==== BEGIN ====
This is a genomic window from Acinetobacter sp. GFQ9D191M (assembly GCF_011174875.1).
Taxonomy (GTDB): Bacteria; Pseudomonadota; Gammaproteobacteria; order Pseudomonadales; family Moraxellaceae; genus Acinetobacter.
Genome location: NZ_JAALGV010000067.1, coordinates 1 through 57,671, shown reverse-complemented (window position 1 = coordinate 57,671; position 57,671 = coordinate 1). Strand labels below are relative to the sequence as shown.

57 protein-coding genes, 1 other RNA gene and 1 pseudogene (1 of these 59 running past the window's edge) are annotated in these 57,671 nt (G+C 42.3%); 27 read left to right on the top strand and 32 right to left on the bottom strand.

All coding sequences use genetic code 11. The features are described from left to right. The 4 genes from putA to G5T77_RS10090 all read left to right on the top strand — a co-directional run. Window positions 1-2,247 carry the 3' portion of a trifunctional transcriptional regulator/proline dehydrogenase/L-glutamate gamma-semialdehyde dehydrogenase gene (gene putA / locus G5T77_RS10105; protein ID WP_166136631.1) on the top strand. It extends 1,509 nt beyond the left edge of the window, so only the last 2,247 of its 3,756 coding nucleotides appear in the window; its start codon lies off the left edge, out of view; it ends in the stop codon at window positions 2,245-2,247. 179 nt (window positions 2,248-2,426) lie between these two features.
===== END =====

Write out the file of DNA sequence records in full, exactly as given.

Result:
This is a genomic window from Acinetobacter sp. GFQ9D191M (assembly GCF_011174875.1).
Taxonomy (GTDB): Bacteria; Pseudomonadota; Gammaproteobacteria; order Pseudomonadales; family Moraxellaceae; genus Acinetobacter.
Genome location: NZ_JAALGV010000067.1, coordinates 1 through 57,671, shown reverse-complemented (window position 1 = coordinate 57,671; position 57,671 = coordinate 1). Strand labels below are relative to the sequence as shown.

57 protein-coding genes, 1 other RNA gene and 1 pseudogene (1 of these 59 running past the window's edge) are annotated in these 57,671 nt (G+C 42.3%); 27 read left to right on the top strand and 32 right to left on the bottom strand.

All coding sequences use genetic code 11. The features are described from left to right. The 4 genes from putA to G5T77_RS10090 all read left to right on the top strand — a co-directional run. Window positions 1-2,247 carry the 3' portion of a trifunctional transcriptional regulator/proline dehydrogenase/L-glutamate gamma-semialdehyde dehydrogenase gene (gene putA / locus G5T77_RS10105; protein ID WP_166136631.1) on the top strand. It extends 1,509 nt beyond the left edge of the window, so only the last 2,247 of its 3,756 coding nucleotides appear in the window; its start codon lies off the left edge, out of view; it ends in the stop codon at window positions 2,245-2,247. 179 nt (window positions 2,248-2,426) lie between these two features.